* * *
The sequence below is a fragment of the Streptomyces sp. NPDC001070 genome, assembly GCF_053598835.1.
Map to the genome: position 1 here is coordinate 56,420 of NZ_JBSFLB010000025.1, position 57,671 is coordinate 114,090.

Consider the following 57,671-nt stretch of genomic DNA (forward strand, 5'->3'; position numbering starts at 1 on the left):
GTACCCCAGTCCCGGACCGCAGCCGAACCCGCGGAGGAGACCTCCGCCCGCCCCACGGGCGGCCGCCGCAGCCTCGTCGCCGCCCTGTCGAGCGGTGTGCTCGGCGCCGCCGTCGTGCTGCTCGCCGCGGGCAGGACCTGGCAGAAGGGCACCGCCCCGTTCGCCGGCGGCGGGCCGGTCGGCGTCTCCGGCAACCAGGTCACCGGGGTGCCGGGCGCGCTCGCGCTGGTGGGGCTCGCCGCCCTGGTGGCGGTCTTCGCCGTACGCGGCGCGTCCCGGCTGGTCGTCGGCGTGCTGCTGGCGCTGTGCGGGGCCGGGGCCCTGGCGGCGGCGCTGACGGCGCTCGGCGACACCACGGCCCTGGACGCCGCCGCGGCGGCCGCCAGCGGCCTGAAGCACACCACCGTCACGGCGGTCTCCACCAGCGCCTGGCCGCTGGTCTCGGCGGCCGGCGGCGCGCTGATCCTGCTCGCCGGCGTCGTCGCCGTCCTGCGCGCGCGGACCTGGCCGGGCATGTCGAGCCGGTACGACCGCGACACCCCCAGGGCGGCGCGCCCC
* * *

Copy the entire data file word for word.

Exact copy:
The sequence below is a fragment of the Streptomyces sp. NPDC001070 genome, assembly GCF_053598835.1.
Map to the genome: position 1 here is coordinate 56,420 of NZ_JBSFLB010000025.1, position 57,671 is coordinate 114,090.

Consider the following 57,671-nt stretch of genomic DNA (forward strand, 5'->3'; position numbering starts at 1 on the left):
GTACCCCAGTCCCGGACCGCAGCCGAACCCGCGGAGGAGACCTCCGCCCGCCCCACGGGCGGCCGCCGCAGCCTCGTCGCCGCCCTGTCGAGCGGTGTGCTCGGCGCCGCCGTCGTGCTGCTCGCCGCGGGCAGGACCTGGCAGAAGGGCACCGCCCCGTTCGCCGGCGGCGGGCCGGTCGGCGTCTCCGGCAACCAGGTCACCGGGGTGCCGGGCGCGCTCGCGCTGGTGGGGCTCGCCGCCCTGGTGGCGGTCTTCGCCGTACGCGGCGCGTCCCGGCTGGTCGTCGGCGTGCTGCTGGCGCTGTGCGGGGCCGGGGCCCTGGCGGCGGCGCTGACGGCGCTCGGCGACACCACGGCCCTGGACGCCGCCGCGGCGGCCGCCAGCGGCCTGAAGCACACCACCGTCACGGCGGTCTCCACCAGCGCCTGGCCGCTGGTCTCGGCGGCCGGCGGCGCGCTGATCCTGCTCGCCGGCGTCGTCGCCGTCCTGCGCGCGCGGACCTGGCCGGGCATGTCGAGCCGGTACGACCGCGACACCCCCAGGGCGGCGCGCCCC